[Ed. note: For the second issue of high-end independent game magazine A Profound Waste of Time, illustrator Doug John Miller, editor Caspian Whistler, and game designer Keita Takahashi put together a fold-out cover packed with references to Takahashi’s career, featuring games like Katamari Damacy, Noby Noby Boy, and Crankin’s Time Travel Adventure.
We loved the art, so we asked Whistler to provide the full image and dig through it to point out some of the best Easter eggs, which you can find below. A Profound Waste of Time is currently running a Kickstarter campaign to fund reprints of its first two issues.]
The cover of APWOT’s second issue is the result of months of work and preparation, and it takes a lot of back and forth to get it right. It is full of references to Takahashi’s work and the world, but instead of detailing each one (I will let you discover them for yourself), I want you to look behind the scenes at a few key areas that we pay special attention to.
Prince-a pea-sized princeling
Can you see him? We played a lot of proportions in this picture, but for everyone involved, the prince is still very small, especially when compared to other characters. This is very important. It’s actually easy to miss him completely now. Making him smaller not only makes the original material feel real, but also means that we can provide more space for scenery and other characters on the main face of the cover. A lot of things have happened in the image, so it’s really useful to be able to integrate it in this accessible way.
In terms of finalizing the size, we just want to make sure that his proportions next to the King of the Universe are correct.He needs to be small enough to stand comfortably on his father’s palm, just like he did in the original Katamari Damacy When a level is completed. The prince has such an iconic design, it is almost a shame that it is difficult to see him, but we made sure to show his cute face up close in the illustrations in the magazine.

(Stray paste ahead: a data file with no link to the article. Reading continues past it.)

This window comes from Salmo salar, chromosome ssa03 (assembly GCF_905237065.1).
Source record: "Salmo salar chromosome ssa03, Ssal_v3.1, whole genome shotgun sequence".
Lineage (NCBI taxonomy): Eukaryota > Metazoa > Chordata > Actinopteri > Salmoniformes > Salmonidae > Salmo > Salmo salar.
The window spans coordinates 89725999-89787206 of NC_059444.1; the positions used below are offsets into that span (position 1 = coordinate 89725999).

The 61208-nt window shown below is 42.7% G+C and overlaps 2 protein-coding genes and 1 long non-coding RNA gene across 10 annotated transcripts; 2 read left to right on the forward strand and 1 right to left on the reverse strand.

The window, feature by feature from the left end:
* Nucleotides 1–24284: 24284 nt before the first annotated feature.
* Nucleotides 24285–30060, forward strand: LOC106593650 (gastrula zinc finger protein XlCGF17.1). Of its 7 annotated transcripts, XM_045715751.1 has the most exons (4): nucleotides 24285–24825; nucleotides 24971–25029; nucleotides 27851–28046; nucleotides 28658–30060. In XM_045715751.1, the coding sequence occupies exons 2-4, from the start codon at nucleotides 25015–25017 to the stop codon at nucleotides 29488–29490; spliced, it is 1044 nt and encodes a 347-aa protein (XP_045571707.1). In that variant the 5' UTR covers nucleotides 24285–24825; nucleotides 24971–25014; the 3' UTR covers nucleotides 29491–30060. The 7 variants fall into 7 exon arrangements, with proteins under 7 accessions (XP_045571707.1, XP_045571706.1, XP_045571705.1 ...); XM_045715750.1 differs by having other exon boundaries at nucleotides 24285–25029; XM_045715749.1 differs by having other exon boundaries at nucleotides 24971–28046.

Nobi Nobi Boy -The longest boy
We really want to ensure that Keita’s famous “Big Three” game—— Slice circle, Watam, with Noby Noby Boy— All are represented in the main “face” of the image in some way (magazine readers will see it before opening the question).Speaking of Boy, from the wonderful PlayStation 3 game of 2009 Noby Noby boy, I feel that this is a good opportunity to do something creative.
The cover has folding and panoramic art, which means we really want to do some interesting things with these elements. The boy actually stretched the entire width of the cover from one fold to another, and the distance between his head and the lower half was up to 600 mm. It is very satisfying to follow his body throughout the image, and I am glad that we have enough canvas space to show him correctly! In this way, he is technically at the forefront of publications, but only part of him. Hopefully, when people see his rainbow-like body stretching, they will be encouraged to really unfold the magazine and show him in full.
He is a great character, and working with him, we can surround him with text in the corners and inside pages, and have a lot of fun from it. We can even ask him to eat some Keita’s interview text, because he can interact with the letter in a similar way in the original version.